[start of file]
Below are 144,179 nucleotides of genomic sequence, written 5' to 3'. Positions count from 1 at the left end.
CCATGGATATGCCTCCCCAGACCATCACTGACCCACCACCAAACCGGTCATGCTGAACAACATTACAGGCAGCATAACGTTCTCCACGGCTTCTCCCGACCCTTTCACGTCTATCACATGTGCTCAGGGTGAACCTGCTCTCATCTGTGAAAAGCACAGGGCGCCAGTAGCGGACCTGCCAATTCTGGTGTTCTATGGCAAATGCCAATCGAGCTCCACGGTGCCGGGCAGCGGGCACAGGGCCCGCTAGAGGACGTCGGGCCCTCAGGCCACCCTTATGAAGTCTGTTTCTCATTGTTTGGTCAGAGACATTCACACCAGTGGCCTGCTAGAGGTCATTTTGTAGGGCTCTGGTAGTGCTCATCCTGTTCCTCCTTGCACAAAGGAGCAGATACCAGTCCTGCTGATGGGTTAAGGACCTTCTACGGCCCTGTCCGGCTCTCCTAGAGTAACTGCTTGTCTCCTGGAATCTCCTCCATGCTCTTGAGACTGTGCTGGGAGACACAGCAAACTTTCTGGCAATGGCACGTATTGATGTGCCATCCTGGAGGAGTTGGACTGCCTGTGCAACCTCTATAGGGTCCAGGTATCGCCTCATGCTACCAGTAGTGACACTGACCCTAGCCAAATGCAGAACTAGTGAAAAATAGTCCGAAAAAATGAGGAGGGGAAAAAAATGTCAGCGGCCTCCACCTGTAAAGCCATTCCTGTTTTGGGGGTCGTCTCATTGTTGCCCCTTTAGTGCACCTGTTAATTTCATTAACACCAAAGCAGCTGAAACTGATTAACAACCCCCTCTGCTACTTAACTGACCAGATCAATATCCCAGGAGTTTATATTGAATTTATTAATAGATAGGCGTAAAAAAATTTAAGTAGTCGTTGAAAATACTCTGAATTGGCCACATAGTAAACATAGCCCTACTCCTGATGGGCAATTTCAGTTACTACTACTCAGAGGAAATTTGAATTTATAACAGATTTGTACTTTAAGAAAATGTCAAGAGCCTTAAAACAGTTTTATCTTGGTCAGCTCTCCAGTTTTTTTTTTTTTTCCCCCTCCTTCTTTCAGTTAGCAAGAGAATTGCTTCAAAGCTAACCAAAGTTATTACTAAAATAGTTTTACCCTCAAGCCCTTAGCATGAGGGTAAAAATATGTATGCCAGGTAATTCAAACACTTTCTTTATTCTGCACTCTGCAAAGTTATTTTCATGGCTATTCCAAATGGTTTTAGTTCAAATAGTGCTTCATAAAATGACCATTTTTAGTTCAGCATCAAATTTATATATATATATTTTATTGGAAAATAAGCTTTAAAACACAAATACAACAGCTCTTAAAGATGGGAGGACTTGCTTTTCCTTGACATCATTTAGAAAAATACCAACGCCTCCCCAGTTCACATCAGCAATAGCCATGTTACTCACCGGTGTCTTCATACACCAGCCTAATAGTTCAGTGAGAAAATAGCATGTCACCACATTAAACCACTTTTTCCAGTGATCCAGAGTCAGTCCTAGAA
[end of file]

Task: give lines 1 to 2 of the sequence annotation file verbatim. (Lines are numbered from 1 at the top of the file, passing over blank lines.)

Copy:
Below are 144,179 nucleotides of genomic sequence, written 5' to 3'. Positions count from 1 at the left end.
CCATGGATATGCCTCCCCAGACCATCACTGACCCACCACCAAACCGGTCATGCTGAACAACATTACAGGCAGCATAACGTTCTCCACGGCTTCTCCCGACCCTTTCACGTCTATCACATGTGCTCAGGGTGAACCTGCTCTCATCTGTGAAAAGCACAGGGCGCCAGTAGCGGACCTGCCAATTCTGGTGTTCTATGGCAAATGCCAATCGAGCTCCACGGTGCCGGGCAGCGGGCACAGGGCCCGCTAGAGGACGTCGGGCCCTCAGGCCACCCTTATGAAGTCTGTTTCTCATTGTTTGGTCAGAGACATTCACACCAGTGGCCTGCTAGAGGTCATTTTGTAGGGCTCTGGTAGTGCTCATCCTGTTCCTCCTTGCACAAAGGAGCAGATACCAGTCCTGCTGATGGGTTAAGGACCTTCTACGGCCCTGTCCGGCTCTCCTAGAGTAACTGCTTGTCTCCTGGAATCTCCTCCATGCTCTTGAGACTGTGCTGGGAGACACAGCAAACTTTCTGGCAATGGCACGTATTGATGTGCCATCCTGGAGGAGTTGGACTGCCTGTGCAACCTCTATAGGGTCCAGGTATCGCCTCATGCTACCAGTAGTGACACTGACCCTAGCCAAATGCAGAACTAGTGAAAAATAGTCCGAAAAAATGAGGAGGGGAAAAAAATGTCAGCGGCCTCCACCTGTAAAGCCATTCCTGTTTTGGGGGTCGTCTCATTGTTGCCCCTTTAGTGCACCTGTTAATTTCATTAACACCAAAGCAGCTGAAACTGATTAACAACCCCCTCTGCTACTTAACTGACCAGATCAATATCCCAGGAGTTTATATTGAATTTATTAATAGATAGGCGTAAAAAAATTTAAGTAGTCGTTGAAAATACTCTGAATTGGCCACATAGTAAACATAGCCCTACTCCTGATGGGCAATTTCAGTTACTACTACTCAGAGGAAATTTGAATTTATAACAGATTTGTACTTTAAGAAAATGTCAAGAGCCTTAAAACAGTTTTATCTTGGTCAGCTCTCCAGTTTTTTTTTTTTTTCCCCCTCCTTCTTTCAGTTAGCAAGAGAATTGCTTCAAAGCTAACCAAAGTTATTACTAAAATAGTTTTACCCTCAAGCCCTTAGCATGAGGGTAAAAATATGTATGCCAGGTAATTCAAACACTTTCTTTATTCTGCACTCTGCAAAGTTATTTTCATGGCTATTCCAAATGGTTTTAGTTCAAATAGTGCTTCATAAAATGACCATTTTTAGTTCAGCATCAAATTTATATATATATATTTTATTGGAAAATAAGCTTTAAAACACAAATACAACAGCTCTTAAAGATGGGAGGACTTGCTTTTCCTTGACATCATTTAGAAAAATACCAACGCCTCCCCAGTTCACATCAGCAATAGCCATGTTACTCACCGGTGTCTTCATACACCAGCCTAATAGTTCAGTGAGAAAATAGCATGTCACCACATTAAACCACTTTTTCCAGTGATCCAGAGTCAGTCCTAGAA